Former College Athlete to CDC: Chronic Pain Is So Misunderstood

Former College Athlete to CDC: Chronic Pain Is So Misunderstood

Katelyn OLeary dress

Katelyn O’Leary

National Pain Report readers are continuing to submit comments to the CDC regarding the Draft Guidelines for Prescribing Opioid for Chronic Pain they are considering. Katelyn O’Leary is a South Bend, Indiana native now working in the entertainment industry in Los Angeles. A sports injury she suffered playing rugby in college changed her life. Here’s what she told the CDC.

My name is Katelyn O’Leary. At 27 years old I developed CRPS or RSD in my right leg following hip surgery to repair the labrum. Complex Regional Pain Syndrome has no cure, except for aggressive ketamine and opioids to make physical therapy possible. My quality of life has suffered severely due to this neurological disorder – and the pain is similar to holding a lit Roman candle against my leg and pressing it down the entire length to my foot.

If you suggest limiting opioids, people who actually need them will suffer even more than they already do. Of course you want to limit access to drug addicts and people who abuse them. But keep in mind the people who really need these medications to enable some kind of life – even one that is limited. Without medications I would be crippled and unable to walk. As a former College athlete, this would be devastating.

Please keep in mind the outliers and the people who suffer from ailments they cannot control or cure. They need help so badly – and usually aren’t diagnosed properly. It took almost a year of seeing multiple doctors for my condition to be properly treated, and I know I still have a long battle ahead of me if I ever hope to regain the use of my leg fully. Complex Regional Pain Syndrome is considered the most painful condition in the world. We may be few, but to quench the burning fire of nerve pain in our extremities – we need access to medications and doctors who are willing to help. Please keep that in mind.

Editor’s Note: Katelyn earned her M.A. from Carnegie Mellon and has the aspirations to be a writer and producer in the entertainment industry. Another aspiration she has is to recapture the physical lifestyle that she loves. We’ll be hearing more from her about her story, her aspirations and her battle with CRPS and chronic pain in 2016.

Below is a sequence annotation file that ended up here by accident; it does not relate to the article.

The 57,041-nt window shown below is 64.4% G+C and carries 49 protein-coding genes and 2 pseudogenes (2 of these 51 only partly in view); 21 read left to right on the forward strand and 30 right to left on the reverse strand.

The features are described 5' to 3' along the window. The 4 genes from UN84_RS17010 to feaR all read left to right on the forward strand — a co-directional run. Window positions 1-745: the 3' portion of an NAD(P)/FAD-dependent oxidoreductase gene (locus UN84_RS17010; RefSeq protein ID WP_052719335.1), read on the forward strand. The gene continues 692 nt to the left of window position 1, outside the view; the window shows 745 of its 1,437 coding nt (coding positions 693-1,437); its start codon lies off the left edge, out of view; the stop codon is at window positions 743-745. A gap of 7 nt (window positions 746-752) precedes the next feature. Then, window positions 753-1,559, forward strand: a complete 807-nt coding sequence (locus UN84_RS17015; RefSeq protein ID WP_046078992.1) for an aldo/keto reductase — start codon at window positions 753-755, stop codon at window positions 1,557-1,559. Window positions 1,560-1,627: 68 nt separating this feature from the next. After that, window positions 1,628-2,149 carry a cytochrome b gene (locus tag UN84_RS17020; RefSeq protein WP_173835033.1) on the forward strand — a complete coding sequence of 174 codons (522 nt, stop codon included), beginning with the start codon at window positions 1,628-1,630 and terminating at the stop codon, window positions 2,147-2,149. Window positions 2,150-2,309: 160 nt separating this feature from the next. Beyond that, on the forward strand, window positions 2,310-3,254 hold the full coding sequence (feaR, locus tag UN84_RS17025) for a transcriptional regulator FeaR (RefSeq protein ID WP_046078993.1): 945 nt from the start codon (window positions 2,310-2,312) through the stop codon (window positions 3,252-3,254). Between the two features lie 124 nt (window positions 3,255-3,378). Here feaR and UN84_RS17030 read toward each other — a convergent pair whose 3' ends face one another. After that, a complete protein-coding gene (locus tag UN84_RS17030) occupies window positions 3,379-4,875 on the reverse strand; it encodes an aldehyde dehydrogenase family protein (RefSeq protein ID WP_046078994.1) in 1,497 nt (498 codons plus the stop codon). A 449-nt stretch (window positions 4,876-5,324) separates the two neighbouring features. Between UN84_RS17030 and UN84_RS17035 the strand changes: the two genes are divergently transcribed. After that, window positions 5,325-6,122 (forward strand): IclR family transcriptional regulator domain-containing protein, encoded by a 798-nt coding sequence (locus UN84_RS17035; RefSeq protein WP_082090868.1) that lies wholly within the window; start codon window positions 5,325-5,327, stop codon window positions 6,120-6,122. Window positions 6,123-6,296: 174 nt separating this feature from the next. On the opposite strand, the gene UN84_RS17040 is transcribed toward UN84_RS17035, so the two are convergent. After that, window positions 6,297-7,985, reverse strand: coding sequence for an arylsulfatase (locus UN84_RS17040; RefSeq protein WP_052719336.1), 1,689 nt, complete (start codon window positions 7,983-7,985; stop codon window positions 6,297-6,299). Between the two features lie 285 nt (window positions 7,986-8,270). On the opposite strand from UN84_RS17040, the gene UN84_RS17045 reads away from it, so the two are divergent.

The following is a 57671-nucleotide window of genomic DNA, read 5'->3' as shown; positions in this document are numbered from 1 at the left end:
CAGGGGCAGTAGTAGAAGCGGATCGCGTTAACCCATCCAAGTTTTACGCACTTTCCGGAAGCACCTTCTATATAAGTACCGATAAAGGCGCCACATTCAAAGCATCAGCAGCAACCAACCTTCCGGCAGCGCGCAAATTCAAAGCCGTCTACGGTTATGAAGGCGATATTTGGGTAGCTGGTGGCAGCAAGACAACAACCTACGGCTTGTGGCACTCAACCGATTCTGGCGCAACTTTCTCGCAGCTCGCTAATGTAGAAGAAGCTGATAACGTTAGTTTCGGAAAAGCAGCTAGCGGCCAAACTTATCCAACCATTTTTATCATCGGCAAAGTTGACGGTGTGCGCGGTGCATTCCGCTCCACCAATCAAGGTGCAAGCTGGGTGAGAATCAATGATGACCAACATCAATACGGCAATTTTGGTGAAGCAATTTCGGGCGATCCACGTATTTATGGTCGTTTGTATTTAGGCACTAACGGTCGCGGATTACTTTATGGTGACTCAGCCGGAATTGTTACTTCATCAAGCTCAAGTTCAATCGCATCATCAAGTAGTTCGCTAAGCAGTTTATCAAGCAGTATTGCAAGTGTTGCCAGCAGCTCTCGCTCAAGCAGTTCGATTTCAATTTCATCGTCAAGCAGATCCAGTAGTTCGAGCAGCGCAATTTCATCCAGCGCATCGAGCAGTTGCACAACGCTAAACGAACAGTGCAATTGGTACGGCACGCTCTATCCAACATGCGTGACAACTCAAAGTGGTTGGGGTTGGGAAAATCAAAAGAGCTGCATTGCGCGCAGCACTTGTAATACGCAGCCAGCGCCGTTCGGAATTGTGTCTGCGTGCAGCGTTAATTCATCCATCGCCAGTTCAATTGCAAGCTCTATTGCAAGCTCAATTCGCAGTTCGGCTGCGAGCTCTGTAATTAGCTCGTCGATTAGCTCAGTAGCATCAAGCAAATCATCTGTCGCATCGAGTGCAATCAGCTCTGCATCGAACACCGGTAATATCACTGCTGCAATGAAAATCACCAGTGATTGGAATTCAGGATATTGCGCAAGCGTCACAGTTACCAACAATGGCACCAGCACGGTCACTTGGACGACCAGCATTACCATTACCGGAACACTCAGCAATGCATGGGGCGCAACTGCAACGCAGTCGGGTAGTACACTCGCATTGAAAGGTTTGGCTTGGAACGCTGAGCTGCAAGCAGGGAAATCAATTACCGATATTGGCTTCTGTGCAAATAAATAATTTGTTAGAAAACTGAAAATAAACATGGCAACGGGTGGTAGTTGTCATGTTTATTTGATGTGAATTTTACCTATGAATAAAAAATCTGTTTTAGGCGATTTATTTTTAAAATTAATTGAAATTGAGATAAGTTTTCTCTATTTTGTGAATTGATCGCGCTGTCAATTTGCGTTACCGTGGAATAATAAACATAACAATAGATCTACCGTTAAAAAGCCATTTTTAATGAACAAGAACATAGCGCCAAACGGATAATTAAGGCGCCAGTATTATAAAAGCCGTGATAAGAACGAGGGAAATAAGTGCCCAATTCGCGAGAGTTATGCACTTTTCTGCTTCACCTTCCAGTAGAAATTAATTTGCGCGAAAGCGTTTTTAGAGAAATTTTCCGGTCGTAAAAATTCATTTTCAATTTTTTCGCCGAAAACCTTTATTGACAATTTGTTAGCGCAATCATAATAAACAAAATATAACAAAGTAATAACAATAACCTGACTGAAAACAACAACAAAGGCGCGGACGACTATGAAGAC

If you wish to comment by the January 13, 2016 deadline, you can do so here.

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Authored by: Ed Coghlan

There are 2 comments for this article
  1. Joe Courtois at 4:52 pm

    I don’t think it’s right for those of us that NEED these medications and have proof we need them have to jump thru hoops to get. We were not the ones over prescribing these meds but are the ones to suffer. I blame the doctors that over prescribed to ppl that lied to get them. The math in this equation is not hard to figure out, I to am.one of those ppl that need these meds just to have any kind of normalcy in my life but can not get them. Thank You

  2. Jim Broatch at 6:51 am

    Katelyn, thank you for sharing your story and for advocating for proper access to opioid treatment for people suffering with chronic pain. Two things, one we are having a conference on Living Well with Chronic Pain in Long Beach this Feb. Please consider coming. More details are on our website, rsds.org
    Second, RSDSA is looking for a celebrity to record a PSA to promote earlier & greater awareness of CRPS. Do you have any connections who might be interested? If yes, please email me at info@rsds.org. Thanks again Best of health, Jim Broatch